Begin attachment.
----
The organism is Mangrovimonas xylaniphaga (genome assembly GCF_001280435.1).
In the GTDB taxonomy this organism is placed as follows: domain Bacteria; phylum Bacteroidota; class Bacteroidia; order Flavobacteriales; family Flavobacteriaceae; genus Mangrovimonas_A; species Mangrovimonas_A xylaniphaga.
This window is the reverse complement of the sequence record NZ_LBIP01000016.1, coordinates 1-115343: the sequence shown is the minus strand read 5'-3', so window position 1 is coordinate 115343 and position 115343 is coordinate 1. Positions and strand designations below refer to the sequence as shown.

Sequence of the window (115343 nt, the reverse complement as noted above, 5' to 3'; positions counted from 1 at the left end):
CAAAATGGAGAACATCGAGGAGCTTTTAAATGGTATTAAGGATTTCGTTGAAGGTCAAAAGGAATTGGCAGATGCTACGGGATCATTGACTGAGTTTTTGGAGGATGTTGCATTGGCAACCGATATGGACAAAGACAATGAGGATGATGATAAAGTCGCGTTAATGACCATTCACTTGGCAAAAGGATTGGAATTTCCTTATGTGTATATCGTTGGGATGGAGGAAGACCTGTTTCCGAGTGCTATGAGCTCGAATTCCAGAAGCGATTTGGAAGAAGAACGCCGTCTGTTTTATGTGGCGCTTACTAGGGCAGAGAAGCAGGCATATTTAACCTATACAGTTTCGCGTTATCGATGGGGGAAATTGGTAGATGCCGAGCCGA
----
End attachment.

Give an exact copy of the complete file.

The organism is Mangrovimonas xylaniphaga (genome assembly GCF_001280435.1).
In the GTDB taxonomy this organism is placed as follows: domain Bacteria; phylum Bacteroidota; class Bacteroidia; order Flavobacteriales; family Flavobacteriaceae; genus Mangrovimonas_A; species Mangrovimonas_A xylaniphaga.
This window is the reverse complement of the sequence record NZ_LBIP01000016.1, coordinates 1-115343: the sequence shown is the minus strand read 5'-3', so window position 1 is coordinate 115343 and position 115343 is coordinate 1. Positions and strand designations below refer to the sequence as shown.

Sequence of the window (115343 nt, the reverse complement as noted above, 5' to 3'; positions counted from 1 at the left end):
CAAAATGGAGAACATCGAGGAGCTTTTAAATGGTATTAAGGATTTCGTTGAAGGTCAAAAGGAATTGGCAGATGCTACGGGATCATTGACTGAGTTTTTGGAGGATGTTGCATTGGCAACCGATATGGACAAAGACAATGAGGATGATGATAAAGTCGCGTTAATGACCATTCACTTGGCAAAAGGATTGGAATTTCCTTATGTGTATATCGTTGGGATGGAGGAAGACCTGTTTCCGAGTGCTATGAGCTCGAATTCCAGAAGCGATTTGGAAGAAGAACGCCGTCTGTTTTATGTGGCGCTTACTAGGGCAGAGAAGCAGGCATATTTAACCTATACAGTTTCGCGTTATCGATGGGGGAAATTGGTAGATGCCGAGCCGA